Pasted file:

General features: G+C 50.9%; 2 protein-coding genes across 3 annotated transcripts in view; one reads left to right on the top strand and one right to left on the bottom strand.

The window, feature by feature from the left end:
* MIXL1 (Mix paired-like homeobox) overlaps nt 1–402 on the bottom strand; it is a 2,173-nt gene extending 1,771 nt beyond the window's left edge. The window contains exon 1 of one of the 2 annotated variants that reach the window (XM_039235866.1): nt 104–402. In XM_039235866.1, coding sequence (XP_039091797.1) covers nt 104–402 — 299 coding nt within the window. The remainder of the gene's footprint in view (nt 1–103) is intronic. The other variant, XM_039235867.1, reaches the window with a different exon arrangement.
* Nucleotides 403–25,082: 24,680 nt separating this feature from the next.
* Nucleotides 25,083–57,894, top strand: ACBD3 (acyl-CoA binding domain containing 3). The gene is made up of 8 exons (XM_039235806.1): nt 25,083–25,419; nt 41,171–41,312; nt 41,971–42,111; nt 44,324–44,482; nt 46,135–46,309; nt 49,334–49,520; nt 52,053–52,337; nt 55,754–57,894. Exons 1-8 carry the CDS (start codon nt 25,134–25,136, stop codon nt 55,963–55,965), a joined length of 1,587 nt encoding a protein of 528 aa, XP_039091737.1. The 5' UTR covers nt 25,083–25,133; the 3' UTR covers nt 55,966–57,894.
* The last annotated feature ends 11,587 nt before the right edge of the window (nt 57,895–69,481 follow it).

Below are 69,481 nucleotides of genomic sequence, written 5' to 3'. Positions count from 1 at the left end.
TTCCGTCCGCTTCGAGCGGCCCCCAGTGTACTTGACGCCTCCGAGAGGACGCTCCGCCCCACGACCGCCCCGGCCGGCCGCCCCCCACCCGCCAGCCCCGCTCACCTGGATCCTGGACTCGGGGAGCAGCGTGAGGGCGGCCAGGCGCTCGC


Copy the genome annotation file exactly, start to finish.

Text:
General features: G+C 50.9%; 2 protein-coding genes across 3 annotated transcripts in view; one reads left to right on the top strand and one right to left on the bottom strand.

The window, feature by feature from the left end:
* MIXL1 (Mix paired-like homeobox) overlaps nt 1–402 on the bottom strand; it is a 2,173-nt gene extending 1,771 nt beyond the window's left edge. The window contains exon 1 of one of the 2 annotated variants that reach the window (XM_039235866.1): nt 104–402. In XM_039235866.1, coding sequence (XP_039091797.1) covers nt 104–402 — 299 coding nt within the window. The remainder of the gene's footprint in view (nt 1–103) is intronic. The other variant, XM_039235867.1, reaches the window with a different exon arrangement.
* Nucleotides 403–25,082: 24,680 nt separating this feature from the next.
* Nucleotides 25,083–57,894, top strand: ACBD3 (acyl-CoA binding domain containing 3). The gene is made up of 8 exons (XM_039235806.1): nt 25,083–25,419; nt 41,171–41,312; nt 41,971–42,111; nt 44,324–44,482; nt 46,135–46,309; nt 49,334–49,520; nt 52,053–52,337; nt 55,754–57,894. Exons 1-8 carry the CDS (start codon nt 25,134–25,136, stop codon nt 55,963–55,965), a joined length of 1,587 nt encoding a protein of 528 aa, XP_039091737.1. The 5' UTR covers nt 25,083–25,133; the 3' UTR covers nt 55,966–57,894.
* The last annotated feature ends 11,587 nt before the right edge of the window (nt 57,895–69,481 follow it).

Below are 69,481 nucleotides of genomic sequence, written 5' to 3'. Positions count from 1 at the left end.
TTCCGTCCGCTTCGAGCGGCCCCCAGTGTACTTGACGCCTCCGAGAGGACGCTCCGCCCCACGACCGCCCCGGCCGGCCGCCCCCCACCCGCCAGCCCCGCTCACCTGGATCCTGGACTCGGGGAGCAGCGTGAGGGCGGCCAGGCGCTCGC